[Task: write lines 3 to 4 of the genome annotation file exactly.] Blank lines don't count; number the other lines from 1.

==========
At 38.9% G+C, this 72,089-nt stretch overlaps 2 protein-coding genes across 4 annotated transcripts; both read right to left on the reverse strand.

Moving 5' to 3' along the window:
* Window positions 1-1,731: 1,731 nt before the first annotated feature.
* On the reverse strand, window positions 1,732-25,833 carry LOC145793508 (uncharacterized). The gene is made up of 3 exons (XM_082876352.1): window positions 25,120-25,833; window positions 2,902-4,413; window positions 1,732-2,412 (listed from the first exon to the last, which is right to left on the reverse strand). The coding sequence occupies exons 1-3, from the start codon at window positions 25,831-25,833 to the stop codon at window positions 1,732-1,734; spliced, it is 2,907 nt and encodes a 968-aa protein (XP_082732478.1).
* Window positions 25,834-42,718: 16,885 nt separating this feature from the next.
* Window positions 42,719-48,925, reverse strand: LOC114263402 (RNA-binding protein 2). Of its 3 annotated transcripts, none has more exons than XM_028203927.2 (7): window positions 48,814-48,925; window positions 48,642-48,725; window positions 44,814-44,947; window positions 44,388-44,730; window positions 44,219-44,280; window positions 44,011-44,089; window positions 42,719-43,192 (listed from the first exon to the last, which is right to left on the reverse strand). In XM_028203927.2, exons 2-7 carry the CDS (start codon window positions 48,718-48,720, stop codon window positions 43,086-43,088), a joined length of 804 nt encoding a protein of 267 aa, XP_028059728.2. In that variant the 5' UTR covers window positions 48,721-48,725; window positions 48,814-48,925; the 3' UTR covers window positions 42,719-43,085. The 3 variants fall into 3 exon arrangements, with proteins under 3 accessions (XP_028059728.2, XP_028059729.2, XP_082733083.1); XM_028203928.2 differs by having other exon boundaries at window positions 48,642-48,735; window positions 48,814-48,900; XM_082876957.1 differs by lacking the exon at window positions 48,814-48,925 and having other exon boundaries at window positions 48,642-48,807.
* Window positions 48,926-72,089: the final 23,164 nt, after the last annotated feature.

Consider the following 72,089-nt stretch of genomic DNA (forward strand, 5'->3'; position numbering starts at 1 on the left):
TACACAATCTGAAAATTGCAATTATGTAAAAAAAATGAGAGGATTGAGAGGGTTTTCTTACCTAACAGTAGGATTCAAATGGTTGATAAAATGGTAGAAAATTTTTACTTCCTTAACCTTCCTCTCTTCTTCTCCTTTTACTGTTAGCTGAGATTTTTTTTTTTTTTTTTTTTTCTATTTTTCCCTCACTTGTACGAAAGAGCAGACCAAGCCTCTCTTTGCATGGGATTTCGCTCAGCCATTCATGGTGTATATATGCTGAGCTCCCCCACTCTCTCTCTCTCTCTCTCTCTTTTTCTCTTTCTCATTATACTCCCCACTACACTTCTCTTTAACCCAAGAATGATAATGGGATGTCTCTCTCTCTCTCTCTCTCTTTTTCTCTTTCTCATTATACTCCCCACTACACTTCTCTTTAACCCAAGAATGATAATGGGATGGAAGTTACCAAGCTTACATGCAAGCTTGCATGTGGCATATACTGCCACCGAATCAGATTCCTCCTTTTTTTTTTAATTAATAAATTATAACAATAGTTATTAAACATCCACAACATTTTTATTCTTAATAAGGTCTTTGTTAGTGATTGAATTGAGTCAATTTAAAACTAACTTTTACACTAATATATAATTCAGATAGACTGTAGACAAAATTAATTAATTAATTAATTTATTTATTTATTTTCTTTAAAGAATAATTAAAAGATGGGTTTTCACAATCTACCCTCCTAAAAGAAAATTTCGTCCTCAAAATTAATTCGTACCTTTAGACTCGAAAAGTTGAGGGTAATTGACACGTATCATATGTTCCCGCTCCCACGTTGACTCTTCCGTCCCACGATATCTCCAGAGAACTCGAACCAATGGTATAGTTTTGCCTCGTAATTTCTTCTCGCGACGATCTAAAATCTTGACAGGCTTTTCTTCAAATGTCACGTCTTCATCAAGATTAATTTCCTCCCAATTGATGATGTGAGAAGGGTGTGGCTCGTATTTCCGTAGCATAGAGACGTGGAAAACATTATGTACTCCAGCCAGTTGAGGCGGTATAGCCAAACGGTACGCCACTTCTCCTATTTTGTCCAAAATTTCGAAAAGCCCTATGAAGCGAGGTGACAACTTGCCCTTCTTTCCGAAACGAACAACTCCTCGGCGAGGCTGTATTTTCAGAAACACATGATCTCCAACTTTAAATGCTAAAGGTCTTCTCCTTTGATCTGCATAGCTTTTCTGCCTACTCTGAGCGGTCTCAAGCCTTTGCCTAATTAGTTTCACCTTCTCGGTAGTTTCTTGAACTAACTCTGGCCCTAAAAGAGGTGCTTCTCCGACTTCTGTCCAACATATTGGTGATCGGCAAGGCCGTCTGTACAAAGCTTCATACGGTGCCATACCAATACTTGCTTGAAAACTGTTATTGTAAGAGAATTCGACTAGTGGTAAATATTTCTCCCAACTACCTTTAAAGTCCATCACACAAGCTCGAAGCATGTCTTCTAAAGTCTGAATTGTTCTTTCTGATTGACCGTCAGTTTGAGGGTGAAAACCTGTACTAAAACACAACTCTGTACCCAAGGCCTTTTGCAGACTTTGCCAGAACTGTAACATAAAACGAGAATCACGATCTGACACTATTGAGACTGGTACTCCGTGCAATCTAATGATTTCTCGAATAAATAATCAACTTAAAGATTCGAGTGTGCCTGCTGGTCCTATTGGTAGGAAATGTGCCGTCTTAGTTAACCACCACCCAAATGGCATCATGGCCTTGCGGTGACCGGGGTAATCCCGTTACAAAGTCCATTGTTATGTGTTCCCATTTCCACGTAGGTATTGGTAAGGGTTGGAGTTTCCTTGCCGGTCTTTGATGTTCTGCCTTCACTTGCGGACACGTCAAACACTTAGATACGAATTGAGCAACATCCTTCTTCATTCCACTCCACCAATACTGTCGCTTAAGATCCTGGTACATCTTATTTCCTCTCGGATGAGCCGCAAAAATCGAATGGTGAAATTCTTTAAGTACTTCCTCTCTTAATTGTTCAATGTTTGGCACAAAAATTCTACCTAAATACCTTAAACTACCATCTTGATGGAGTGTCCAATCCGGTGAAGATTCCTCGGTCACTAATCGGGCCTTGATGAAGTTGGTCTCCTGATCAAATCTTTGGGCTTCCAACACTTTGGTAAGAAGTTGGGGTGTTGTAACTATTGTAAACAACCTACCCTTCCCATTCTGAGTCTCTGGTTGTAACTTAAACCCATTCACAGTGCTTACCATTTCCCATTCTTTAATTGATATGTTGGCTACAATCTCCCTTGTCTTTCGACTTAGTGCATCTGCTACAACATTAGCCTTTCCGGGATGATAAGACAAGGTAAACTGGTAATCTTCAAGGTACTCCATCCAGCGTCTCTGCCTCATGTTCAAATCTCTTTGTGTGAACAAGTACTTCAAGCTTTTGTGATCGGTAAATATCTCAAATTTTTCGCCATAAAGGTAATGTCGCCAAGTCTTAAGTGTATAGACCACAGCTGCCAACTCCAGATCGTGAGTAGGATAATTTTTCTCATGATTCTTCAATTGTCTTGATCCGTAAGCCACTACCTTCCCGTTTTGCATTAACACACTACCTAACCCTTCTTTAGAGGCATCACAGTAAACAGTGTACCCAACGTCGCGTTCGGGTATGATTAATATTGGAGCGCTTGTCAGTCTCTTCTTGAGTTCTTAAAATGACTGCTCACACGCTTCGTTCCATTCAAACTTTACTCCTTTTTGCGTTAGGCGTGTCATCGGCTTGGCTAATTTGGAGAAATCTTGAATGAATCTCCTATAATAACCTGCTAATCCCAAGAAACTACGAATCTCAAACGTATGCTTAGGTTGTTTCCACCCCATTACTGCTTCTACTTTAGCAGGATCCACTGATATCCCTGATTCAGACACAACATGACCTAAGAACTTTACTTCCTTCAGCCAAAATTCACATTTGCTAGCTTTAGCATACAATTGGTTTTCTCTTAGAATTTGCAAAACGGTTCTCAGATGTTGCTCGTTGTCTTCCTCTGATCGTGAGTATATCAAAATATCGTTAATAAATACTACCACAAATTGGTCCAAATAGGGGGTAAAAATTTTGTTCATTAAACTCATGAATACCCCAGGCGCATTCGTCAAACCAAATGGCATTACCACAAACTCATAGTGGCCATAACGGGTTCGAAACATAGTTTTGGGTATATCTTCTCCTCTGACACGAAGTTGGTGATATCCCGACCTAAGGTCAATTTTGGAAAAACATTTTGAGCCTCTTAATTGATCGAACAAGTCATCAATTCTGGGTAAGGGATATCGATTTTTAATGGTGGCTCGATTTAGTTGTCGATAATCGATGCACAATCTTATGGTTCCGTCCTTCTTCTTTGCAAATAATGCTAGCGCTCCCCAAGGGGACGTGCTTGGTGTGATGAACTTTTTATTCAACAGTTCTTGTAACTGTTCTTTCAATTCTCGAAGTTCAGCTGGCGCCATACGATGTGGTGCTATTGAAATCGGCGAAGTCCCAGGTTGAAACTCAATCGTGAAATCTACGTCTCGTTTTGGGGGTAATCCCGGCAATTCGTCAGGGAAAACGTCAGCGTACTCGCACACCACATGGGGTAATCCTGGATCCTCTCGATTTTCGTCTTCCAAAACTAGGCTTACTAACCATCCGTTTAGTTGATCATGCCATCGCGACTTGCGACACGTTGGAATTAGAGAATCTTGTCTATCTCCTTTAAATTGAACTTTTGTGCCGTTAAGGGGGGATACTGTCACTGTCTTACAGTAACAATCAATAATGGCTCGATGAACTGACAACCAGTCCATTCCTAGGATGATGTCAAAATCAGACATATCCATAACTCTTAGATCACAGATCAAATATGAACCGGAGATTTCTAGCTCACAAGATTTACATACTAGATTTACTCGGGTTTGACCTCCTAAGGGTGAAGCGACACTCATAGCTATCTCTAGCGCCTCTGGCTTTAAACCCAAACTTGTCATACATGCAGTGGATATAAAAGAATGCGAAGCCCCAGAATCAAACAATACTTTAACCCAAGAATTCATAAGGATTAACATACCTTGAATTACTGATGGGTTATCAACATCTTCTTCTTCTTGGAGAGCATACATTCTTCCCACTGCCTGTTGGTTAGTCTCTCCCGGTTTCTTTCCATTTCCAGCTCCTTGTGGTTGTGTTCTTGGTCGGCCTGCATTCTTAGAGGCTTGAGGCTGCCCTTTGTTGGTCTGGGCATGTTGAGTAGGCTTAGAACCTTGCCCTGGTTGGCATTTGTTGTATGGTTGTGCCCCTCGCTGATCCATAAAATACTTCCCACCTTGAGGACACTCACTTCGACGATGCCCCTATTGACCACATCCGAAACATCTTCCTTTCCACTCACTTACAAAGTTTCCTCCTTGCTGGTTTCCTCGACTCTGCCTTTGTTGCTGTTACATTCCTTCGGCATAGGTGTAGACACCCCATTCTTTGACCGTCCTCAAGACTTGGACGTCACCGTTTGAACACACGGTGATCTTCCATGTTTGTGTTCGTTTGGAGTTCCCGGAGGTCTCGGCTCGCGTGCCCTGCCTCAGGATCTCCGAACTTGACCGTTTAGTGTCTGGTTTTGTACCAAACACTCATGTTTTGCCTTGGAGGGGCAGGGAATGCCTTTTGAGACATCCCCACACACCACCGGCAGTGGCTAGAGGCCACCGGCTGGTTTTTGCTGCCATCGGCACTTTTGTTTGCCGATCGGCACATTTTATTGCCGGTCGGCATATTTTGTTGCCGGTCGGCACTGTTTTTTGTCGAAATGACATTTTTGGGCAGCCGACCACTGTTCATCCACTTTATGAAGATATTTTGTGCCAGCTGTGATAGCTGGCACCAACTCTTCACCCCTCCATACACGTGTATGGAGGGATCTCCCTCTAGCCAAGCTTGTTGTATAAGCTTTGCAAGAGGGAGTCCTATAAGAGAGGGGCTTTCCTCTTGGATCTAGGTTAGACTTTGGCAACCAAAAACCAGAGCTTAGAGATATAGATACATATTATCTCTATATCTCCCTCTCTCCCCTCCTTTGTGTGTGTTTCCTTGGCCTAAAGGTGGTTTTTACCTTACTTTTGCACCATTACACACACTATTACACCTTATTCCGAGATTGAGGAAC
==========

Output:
* Window positions 1-1,731: 1,731 nt before the first annotated feature.
* On the reverse strand, window positions 1,732-25,833 carry LOC145793508 (uncharacterized). The gene is made up of 3 exons (XM_082876352.1): window positions 25,120-25,833; window positions 2,902-4,413; window positions 1,732-2,412 (listed from the first exon to the last, which is right to left on the reverse strand). The coding sequence occupies exons 1-3, from the start codon at window positions 25,831-25,833 to the stop codon at window positions 1,732-1,734; spliced, it is 2,907 nt and encodes a 968-aa protein (XP_082732478.1).